For example, many more people who have fallen out of the labour market will need retraining. This would address chronic educational inequalities and help to build the future economy we want to underpin our society.
This should be part of reaffirming strong general commitment to lifelong learning but also include a focus on specific training programmes that improve digital literacy and support key recovery sectors such as new technologies, green innovation, and health and social care.
To achieve this, there will need to be policy change to ensure the continued widening of access to tertiary and adult education with the resources, and not just the rhetoric, necessary to properly commit to lifelong learning.
Improvements made by investing in new technology and introducing better digital services can help tackle educational inequalities and can also improve the overall quality of education. But this is contingent on better translation of knowledge and expertise between researchers, educational professionals, and the ed tech industry to ensure schools, colleges, and universities can confidently invest in the right areas.
No one policy solution will address all the challenges but we must look at the interconnected effects of them all in a systemic and systematic way.
Improving public trust
Beyond education, universities can build on their existing civic roles and increase their engagement with local communities. The key area where this might have a significant impact is in the levels of public trust in decision making. While trust in local government and feelings of local unity have increased during the crisis, there has been a marked decline in levels of public trust in national government.
Our evidence showed trust in national government was at a low and unstable level even after the initial successes of the vaccine rollout in the first part of this year, and a March budget announcement promising more support for individuals and businesses.
As a result, we need to explore ways to increase the transparency of the underlying science, research, and information for policy decisions, and part of this should be greater focus on public communications from non-political sources – universities included.
Universities can explore ways to reach local groups who tend not to consume mainstream media and official sources to tackle the spread of misinformation. Trust is an important currency in a crisis, and universities can help to maintain it.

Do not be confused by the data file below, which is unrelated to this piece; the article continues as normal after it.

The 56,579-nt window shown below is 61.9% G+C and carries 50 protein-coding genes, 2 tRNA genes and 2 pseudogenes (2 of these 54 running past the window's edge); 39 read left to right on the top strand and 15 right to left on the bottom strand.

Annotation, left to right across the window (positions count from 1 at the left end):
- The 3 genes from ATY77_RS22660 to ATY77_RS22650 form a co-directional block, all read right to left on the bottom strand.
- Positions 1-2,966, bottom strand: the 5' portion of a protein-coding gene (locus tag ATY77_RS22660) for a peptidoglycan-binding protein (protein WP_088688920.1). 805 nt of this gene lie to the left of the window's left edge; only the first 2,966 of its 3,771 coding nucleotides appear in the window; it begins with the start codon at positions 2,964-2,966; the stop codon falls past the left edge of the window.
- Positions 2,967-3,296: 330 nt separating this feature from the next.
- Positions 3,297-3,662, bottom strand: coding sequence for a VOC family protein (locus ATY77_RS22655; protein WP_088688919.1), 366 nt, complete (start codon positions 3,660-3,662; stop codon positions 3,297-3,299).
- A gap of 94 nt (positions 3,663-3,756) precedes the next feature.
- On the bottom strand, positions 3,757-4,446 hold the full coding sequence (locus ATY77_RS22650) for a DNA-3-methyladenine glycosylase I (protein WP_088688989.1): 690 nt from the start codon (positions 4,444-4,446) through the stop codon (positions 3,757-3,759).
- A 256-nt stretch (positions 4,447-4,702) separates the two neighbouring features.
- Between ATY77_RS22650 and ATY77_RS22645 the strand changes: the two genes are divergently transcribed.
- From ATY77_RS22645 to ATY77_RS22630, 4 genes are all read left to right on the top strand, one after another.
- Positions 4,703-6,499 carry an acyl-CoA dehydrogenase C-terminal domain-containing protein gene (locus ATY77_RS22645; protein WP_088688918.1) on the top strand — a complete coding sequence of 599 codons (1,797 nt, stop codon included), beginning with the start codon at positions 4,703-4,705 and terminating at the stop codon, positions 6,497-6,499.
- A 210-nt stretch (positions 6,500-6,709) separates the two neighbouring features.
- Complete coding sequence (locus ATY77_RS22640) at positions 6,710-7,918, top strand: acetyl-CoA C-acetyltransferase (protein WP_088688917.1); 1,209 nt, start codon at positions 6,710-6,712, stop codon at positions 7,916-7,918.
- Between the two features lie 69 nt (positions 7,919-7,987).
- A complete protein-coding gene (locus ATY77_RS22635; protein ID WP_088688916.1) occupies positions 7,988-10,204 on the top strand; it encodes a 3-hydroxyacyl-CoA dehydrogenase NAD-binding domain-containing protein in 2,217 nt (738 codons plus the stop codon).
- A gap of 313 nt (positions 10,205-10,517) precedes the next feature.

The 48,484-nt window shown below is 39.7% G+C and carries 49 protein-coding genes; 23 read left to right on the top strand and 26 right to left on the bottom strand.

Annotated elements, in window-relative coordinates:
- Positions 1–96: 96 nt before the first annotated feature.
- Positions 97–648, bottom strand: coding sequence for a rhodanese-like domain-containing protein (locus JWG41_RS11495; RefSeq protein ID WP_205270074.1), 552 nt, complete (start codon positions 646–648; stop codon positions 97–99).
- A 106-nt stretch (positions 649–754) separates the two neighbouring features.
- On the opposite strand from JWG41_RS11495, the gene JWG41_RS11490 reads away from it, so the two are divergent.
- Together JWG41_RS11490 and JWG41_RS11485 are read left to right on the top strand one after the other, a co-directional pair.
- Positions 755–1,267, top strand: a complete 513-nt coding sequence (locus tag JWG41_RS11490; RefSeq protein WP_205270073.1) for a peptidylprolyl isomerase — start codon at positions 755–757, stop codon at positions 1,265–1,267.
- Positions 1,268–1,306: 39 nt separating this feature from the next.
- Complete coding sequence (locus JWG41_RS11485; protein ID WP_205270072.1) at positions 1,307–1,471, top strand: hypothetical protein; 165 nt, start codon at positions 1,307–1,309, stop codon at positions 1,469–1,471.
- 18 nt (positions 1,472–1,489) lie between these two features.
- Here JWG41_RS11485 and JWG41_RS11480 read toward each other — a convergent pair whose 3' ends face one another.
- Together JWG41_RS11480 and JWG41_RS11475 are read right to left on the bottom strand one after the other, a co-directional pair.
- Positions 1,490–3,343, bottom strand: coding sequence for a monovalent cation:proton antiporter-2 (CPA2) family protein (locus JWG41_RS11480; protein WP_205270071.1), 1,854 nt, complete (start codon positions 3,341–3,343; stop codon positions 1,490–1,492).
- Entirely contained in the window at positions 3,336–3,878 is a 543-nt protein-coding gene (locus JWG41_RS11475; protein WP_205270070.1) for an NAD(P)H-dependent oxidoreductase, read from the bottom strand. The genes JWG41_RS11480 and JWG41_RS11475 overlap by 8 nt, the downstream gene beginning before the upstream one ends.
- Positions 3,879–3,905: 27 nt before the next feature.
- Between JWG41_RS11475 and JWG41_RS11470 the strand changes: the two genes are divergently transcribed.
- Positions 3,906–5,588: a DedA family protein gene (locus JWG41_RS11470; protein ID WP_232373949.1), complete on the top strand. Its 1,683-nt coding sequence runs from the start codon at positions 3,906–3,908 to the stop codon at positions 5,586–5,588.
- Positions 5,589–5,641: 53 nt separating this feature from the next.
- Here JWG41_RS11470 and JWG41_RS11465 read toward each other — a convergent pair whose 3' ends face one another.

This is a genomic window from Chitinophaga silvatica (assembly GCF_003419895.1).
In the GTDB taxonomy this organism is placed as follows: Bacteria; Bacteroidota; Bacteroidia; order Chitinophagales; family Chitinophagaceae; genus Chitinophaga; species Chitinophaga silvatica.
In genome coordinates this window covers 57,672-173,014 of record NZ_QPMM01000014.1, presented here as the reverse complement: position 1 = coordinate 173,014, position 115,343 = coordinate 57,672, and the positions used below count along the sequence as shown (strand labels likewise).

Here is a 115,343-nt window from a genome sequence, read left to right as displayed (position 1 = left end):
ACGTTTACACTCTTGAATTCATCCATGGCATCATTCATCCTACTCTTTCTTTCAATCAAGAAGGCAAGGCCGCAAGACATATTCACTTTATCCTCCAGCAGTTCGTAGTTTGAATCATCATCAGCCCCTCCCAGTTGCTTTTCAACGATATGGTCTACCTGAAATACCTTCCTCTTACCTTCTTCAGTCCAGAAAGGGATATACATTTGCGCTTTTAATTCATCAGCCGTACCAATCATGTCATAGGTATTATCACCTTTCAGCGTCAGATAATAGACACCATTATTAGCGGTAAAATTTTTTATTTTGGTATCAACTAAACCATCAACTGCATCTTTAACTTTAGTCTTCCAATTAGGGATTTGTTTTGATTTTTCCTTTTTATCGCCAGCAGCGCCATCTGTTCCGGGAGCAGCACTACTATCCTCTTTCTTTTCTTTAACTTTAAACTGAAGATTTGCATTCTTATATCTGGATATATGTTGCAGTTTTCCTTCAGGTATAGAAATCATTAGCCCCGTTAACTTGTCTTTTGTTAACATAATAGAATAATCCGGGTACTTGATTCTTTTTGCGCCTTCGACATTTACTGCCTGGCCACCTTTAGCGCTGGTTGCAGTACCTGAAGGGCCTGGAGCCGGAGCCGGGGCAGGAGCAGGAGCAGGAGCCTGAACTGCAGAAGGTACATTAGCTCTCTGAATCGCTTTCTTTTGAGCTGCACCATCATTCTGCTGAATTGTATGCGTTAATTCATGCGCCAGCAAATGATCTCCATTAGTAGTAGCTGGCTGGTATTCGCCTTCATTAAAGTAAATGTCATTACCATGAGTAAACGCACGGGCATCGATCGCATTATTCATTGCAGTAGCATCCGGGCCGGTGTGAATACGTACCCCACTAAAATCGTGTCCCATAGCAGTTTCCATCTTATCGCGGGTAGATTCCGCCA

The Covid Decade reports also highlighted the unreliability of information-sharing between different layers of government, between governmental departments, and between government and external bodies, highlighting a clear area where resilience against future crises can be improved.
Evidence supplied by the Institute for Community Studies highlights the role of Area Action Partnerships in County Durham – providing fast and comprehensive support to shielded and vulnerable local residents – as a case study in effective learning and information-sharing among partners, in real time.
Elsewhere, the partnership between the University of Leeds and Transport for Greater Manchester allowed local transport authorities to build greater flexibility into their Covid-19 recovery plans.
Effective, joined-up decision making gains a great deal from the breadth and depth of expertise in research, data analysis, and communication available at a local level. Locally grounded scientific advisory networks and analytical capabilities in the form of local observatories would be one way of bringing together local expertise in civil society groups, local government, businesses and – crucially – universities.
By looking strategically at the options for policy intervention and thinking beyond government to how different actors can work together to bring about positive outcomes, it is possible to mitigate the most harmful impacts of Covid-19 on society while identifying new opportunities for the UK to thrive.
And, importantly, we can consider how to build a society which is more resilient to future crises, be they health, economic, or social ones. The policy options outlined in the Covid Decade reports require vision. And they require coordination: policy change, cultural change, and social change working hand in hand.